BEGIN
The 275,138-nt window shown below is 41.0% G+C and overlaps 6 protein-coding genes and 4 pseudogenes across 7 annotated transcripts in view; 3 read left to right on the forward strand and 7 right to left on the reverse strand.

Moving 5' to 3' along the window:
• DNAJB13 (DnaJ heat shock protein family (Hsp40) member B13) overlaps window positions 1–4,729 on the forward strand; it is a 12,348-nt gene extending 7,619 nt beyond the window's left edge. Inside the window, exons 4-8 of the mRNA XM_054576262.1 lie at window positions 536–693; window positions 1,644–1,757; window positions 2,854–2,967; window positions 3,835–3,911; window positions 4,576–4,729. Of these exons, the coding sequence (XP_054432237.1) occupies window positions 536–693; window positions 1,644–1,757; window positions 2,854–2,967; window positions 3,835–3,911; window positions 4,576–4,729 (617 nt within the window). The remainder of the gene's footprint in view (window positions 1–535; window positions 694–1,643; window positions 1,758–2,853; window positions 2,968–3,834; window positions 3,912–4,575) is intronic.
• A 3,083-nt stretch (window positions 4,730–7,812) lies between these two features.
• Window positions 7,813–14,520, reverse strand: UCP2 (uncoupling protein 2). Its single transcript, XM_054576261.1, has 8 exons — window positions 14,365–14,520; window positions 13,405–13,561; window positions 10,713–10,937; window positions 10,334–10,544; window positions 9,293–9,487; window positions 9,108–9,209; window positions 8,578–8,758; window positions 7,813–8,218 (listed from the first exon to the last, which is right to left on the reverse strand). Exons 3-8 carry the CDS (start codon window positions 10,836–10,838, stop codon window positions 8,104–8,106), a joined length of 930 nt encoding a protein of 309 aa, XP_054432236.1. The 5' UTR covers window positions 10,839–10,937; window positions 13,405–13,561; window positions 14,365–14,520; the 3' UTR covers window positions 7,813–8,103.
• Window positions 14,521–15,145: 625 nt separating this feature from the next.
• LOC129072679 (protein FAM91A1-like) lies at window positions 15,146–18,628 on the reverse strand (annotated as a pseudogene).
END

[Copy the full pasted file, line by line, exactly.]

The 275,138-nt window shown below is 41.0% G+C and overlaps 6 protein-coding genes and 4 pseudogenes across 7 annotated transcripts in view; 3 read left to right on the forward strand and 7 right to left on the reverse strand.

Moving 5' to 3' along the window:
• DNAJB13 (DnaJ heat shock protein family (Hsp40) member B13) overlaps window positions 1–4,729 on the forward strand; it is a 12,348-nt gene extending 7,619 nt beyond the window's left edge. Inside the window, exons 4-8 of the mRNA XM_054576262.1 lie at window positions 536–693; window positions 1,644–1,757; window positions 2,854–2,967; window positions 3,835–3,911; window positions 4,576–4,729. Of these exons, the coding sequence (XP_054432237.1) occupies window positions 536–693; window positions 1,644–1,757; window positions 2,854–2,967; window positions 3,835–3,911; window positions 4,576–4,729 (617 nt within the window). The remainder of the gene's footprint in view (window positions 1–535; window positions 694–1,643; window positions 1,758–2,853; window positions 2,968–3,834; window positions 3,912–4,575) is intronic.
• A 3,083-nt stretch (window positions 4,730–7,812) lies between these two features.
• Window positions 7,813–14,520, reverse strand: UCP2 (uncoupling protein 2). Its single transcript, XM_054576261.1, has 8 exons — window positions 14,365–14,520; window positions 13,405–13,561; window positions 10,713–10,937; window positions 10,334–10,544; window positions 9,293–9,487; window positions 9,108–9,209; window positions 8,578–8,758; window positions 7,813–8,218 (listed from the first exon to the last, which is right to left on the reverse strand). Exons 3-8 carry the CDS (start codon window positions 10,836–10,838, stop codon window positions 8,104–8,106), a joined length of 930 nt encoding a protein of 309 aa, XP_054432236.1. The 5' UTR covers window positions 10,839–10,937; window positions 13,405–13,561; window positions 14,365–14,520; the 3' UTR covers window positions 7,813–8,103.
• Window positions 14,521–15,145: 625 nt separating this feature from the next.
• LOC129072679 (protein FAM91A1-like) lies at window positions 15,146–18,628 on the reverse strand (annotated as a pseudogene).